Shimadzu Shigehide

Edcuational reformer who laid the groundwork for the modernisation of Japan

shimazu shigehide

Shimadzu Shigehide (1745 – 1833) was daimyo of the Satsuma domain and the 25th head of the Shimadzu family.

Shigehide moved to Edo at the age of 10 with his father Shigetoshi and spent the majority of his youth in the capital. He would return to Satsuma some seven years later after the death of his father to take over the running of the domain. Spending his formative years in Edo led to Shigehide being exposed to a high level of culture and the complexities of politics in the Shogun’s court.

The Shimadzu clan held high status for their long heritage stretching back to the Kamakura period (1185–1333), and while seated in a superior position for gatherings at Edo Castle, lacked actual political clout – something of which Shigehide was acutely aware. There were around 260 daimyo, classified into three categories; shimpan – relatives of the Tokugawa, fudai – trusted allies, and tozama – outsiders. The tozama daimyo had collectively opposed or submitted to the Tokugawa at the Battle of Sekigahara in 1600.

It was this that led Shigehide to seek marriage with a shimpan family to boost his status, and he eventually wed the daughter of Hitotsubashi Munetada. The marriage didn’t last long due to the premature death of his wife, and Shigehide remarried a courtier’s daughter. The relationship he built with the Hitotsubashi family proved useful and he was able to marry his third daughter Shigehime to Hitotsubashi Harunari, who became the 11th Shogun Tokugawa Ienari in 1787.

Shigehide was thus elevated to being the father in law of the Shogun, and as a result became hugely influential in Edo.

It is said that on returning to Satsuma, Shigehide was ashamed of the low level of education and strong regional accent and instigated a number of reforms to improve domain education. He established the Zoshikan and Embukan domain schools for literary and martial learning as well as the Meijikan astronomical observatory, later renamed Tenmonkan – currently the main shopping area in Kagoshima City. The domain schools he founded paved the way for some of the brightest individuals to come out of Satsuma, including future leaders of the country such as Saigo Takamori and Okubo Toshimichi.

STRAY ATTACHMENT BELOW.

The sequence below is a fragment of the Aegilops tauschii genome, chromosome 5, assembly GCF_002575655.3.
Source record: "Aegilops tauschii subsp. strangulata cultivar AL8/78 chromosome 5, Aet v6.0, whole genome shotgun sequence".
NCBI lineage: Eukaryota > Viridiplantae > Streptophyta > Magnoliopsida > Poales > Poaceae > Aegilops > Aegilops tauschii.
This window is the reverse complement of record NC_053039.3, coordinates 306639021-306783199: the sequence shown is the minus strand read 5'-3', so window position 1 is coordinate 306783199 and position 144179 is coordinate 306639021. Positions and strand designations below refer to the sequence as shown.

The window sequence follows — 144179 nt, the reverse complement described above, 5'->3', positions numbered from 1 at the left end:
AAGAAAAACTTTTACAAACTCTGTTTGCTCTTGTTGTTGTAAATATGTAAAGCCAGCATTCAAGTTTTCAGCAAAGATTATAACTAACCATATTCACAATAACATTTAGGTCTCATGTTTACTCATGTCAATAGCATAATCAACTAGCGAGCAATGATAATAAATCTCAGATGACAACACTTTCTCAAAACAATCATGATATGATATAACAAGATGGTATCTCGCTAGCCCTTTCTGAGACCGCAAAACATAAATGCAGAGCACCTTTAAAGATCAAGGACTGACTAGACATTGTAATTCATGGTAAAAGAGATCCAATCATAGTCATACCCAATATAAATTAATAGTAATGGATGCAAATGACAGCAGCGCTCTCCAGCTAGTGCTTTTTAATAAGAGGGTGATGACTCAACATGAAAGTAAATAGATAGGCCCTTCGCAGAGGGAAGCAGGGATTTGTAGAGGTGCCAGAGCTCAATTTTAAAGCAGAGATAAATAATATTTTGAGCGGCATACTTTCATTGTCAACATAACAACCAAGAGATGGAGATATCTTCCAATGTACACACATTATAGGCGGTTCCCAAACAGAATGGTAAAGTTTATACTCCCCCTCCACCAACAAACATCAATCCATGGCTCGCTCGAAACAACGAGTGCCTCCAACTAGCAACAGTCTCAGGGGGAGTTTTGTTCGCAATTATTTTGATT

Shigehide had a great interest in learning and foreign culture, and spent a huge sum of money on collecting western books, scientific instruments, and even animals. He studied both the Chinese and Dutch languages and was known to converse with both Dutch visitors to Japan at his mansion in Edo and ambassadors from Ryukyu in Chinese.

Shigehide wasn’t only obsessive about western culture – he was also a very enthusiastic patron of Noh theatre. This cultured lifestyle came at a cost, and despite efforts at reforming the domain economy, Satsuma was plunged into debt.

Shigehide ceded control of the domain to his son Narinobu who in turn was soon replaced by his own son Narioki following a purge of senior retainers. Despite being out of power Shigehide still wielded immense influence over Satsuma from Edo and is now thought to have had a more significant role in correcting domain finances than credited in the traditional historical narrative.

Shigehide lived until the age of 88 and was known for being highly enthusiastc and keen to learn about foreign culture. He had a profound impact on his great grandson Nariakira, who was able to apply the knowledge acquired by Shigehide in some of the earliest modernization projects in Japan.

This painting of Shigehide is by “Nobunaga’s Ambition” artist Tsuyoshi Nagano. It shows Shigehide in front of several western artifacts he imported with the domain schools in the background.

Alex Bradshaw

Alex is the Head of Overseas Business for Shimadzu Limited, and has lived in Kagoshima for over 15 years.

He has spent many years studying traditional swordsmanship, and has demonstrated martial arts for the Crown Prince of Japan as well as at many venerable shrines across Japan. He also practices calligraphy, zazen, and many other elements of Japanese culture and has translated several works on the subject.

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